September 2016
Volume 57, Issue 12
Open Access
ARVO Annual Meeting Abstract  |   September 2016
Glial cells of the optic nerve and Persistent Fetal Vasculature (PFV) disease
Author Affiliations & Notes
  • Stacey L Hose
    Ophthalmology, Johns Hopkins Wilmer Eye Inst, Baltimore, Maryland, United States
  • Cheng Zhang
    Montefiore Medical Center, Albert Einstein College of Medicine, Bronx, New York, United States
  • J Samuel Zigler
    Ophthalmology, Johns Hopkins Wilmer Eye Inst, Baltimore, Maryland, United States
  • Jiang Qian
    Ophthalmology, Johns Hopkins Wilmer Eye Inst, Baltimore, Maryland, United States
  • Debasish Sinha
    Ophthalmology, Johns Hopkins Wilmer Eye Inst, Baltimore, Maryland, United States
  • Footnotes
    Commercial Relationships   Stacey Hose, None; Cheng Zhang, None; J Zigler, None; Jiang Qian, None; Debasish Sinha, None
  • Footnotes
    Support  NIH grant R01EY019037 (to DS) and Research to Prevent Blindness (an unrestricted grant to the Wilmer Eye Institute)
Investigative Ophthalmology & Visual Science September 2016, Vol.57, 4215. doi:
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    • Get Citation

      Stacey L Hose, Cheng Zhang, J Samuel Zigler, Jiang Qian, Debasish Sinha; Glial cells of the optic nerve and Persistent Fetal Vasculature (PFV) disease. Invest. Ophthalmol. Vis. Sci. 2016;57(12):4215.

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      © ARVO (1962-2015); The Authors (2016-present)

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Abstract

Purpose : PFV is a human disease that results from failure of the fetal vasculature to regress normally. Failure of all or part of these vessels to regress can lead to serious congenital pathologies. The defects include congenitally small eye, cataract, glaucoma, intravitreal fibrovascular tissue and/or hemorrhage, and retinal detachment. PFV has been reported in other mammalian species, particularly in dogs, and in genetic mouse models. Studies with these animals have helped immensely with our current understanding of the disease. The focus of this study is to determine the role of glial cells of the optic nerve in PFV disease by studying a rat with mutations in both βA3/A1-crystallin (Cryba1) and branched-chain ketoacid dehydrogenase kinase (Bckdk).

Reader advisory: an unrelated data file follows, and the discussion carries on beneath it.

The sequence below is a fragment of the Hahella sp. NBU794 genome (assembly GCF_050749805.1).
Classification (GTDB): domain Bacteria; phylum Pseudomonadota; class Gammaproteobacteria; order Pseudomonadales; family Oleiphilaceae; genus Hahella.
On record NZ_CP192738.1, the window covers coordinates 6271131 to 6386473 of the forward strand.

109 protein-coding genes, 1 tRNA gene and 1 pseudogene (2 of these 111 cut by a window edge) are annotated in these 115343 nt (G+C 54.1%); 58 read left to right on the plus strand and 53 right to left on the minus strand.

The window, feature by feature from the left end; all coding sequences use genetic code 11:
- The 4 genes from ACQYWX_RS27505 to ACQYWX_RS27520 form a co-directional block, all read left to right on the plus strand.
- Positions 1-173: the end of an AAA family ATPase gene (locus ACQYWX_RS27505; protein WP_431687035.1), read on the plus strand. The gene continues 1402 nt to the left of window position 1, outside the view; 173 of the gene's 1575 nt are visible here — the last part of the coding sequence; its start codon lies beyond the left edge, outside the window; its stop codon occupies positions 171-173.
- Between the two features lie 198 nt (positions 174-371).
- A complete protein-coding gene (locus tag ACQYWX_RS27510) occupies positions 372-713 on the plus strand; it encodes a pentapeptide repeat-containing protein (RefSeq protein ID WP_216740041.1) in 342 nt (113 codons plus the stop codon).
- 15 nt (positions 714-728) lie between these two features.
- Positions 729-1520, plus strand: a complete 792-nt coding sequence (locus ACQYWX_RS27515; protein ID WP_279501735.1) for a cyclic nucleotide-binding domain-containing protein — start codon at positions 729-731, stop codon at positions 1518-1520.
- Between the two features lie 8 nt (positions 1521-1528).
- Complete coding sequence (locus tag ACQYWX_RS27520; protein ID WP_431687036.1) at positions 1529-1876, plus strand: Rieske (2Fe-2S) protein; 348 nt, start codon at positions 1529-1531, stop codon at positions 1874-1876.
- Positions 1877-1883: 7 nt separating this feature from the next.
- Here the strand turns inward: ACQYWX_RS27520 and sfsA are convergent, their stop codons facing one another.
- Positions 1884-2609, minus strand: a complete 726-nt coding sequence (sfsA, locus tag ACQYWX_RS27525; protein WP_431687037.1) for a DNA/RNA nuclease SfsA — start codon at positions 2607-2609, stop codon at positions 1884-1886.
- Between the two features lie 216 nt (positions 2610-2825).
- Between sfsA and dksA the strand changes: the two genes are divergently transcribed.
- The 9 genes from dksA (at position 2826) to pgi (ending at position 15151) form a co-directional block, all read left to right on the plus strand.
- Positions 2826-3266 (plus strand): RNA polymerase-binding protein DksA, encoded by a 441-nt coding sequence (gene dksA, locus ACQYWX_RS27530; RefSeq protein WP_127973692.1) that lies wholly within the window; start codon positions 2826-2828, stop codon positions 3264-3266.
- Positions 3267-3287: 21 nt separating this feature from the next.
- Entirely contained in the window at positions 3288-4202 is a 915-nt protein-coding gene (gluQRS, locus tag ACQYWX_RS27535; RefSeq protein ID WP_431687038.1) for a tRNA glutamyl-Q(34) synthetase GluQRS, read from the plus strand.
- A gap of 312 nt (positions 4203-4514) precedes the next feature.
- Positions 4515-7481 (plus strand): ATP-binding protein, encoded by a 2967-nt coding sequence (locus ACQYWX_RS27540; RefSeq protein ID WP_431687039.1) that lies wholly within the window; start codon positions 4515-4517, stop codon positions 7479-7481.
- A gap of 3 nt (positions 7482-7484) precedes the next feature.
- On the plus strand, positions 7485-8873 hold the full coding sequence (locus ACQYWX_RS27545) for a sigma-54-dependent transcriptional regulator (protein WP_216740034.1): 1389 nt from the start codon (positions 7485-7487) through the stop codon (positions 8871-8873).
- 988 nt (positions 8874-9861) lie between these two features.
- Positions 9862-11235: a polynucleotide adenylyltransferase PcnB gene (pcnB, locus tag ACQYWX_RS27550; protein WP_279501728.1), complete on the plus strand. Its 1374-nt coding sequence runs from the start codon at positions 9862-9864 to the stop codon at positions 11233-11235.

Methods : Eyes fixed in 2% paraformaldehyde were used for immunohistochemistry for astrocytes (GFAP), oligodendrocytes (APC), blood vessels (lectin), axons (SMI 312) and myelin (myelin basic protein). Animals were perfused with 4% paraformaldehyde and post-fixed in 3% glutaraldehyde prior to electron microscopic analysis of the optic nerve. Human Proteome Microarray v2.0 (CDI, Nextgen Proteomics) was used to study protein-protein interactions.

Results : Rats homozygous for mutations in both Cryba1 and Bckdk have severely affected glial populations (astrocytes and oligodendrocytes) of the optic nerve. The PFV phenotype is very severe and the entire fetal vasculature fails to regress. The retina in these double mutant rats is much thinner than normal, showing severe degeneration of the inner retinal layers. Protein-protein interaction studies indicate that βA3/A1-crystallin may regulate abnormal astrocyte migration during hyaloid vessel regression by modulating cortactin and src kinase-associated phosphoprotein 2 (SKAP2).

Conclusions : We have developed a novel animal model that mimics clinical signs of severe human PFV, a potentially blinding childhood disease, for which there are limited treatment options at the present time. Our data suggest that the degree of completeness and severity of the disease depends on both the glial and lens phenotype. The exact prevalence of PFV is unknown; however, a study on childhood blindness and visual loss in the United States showed that PFV accounts for about 5% of all cases of blindness. The clinical benefit in treating PFV is saving the eye from the secondary complications of the disease.

This is an abstract that was submitted for the 2016 ARVO Annual Meeting, held in Seattle, Wash., May 1-5, 2016.

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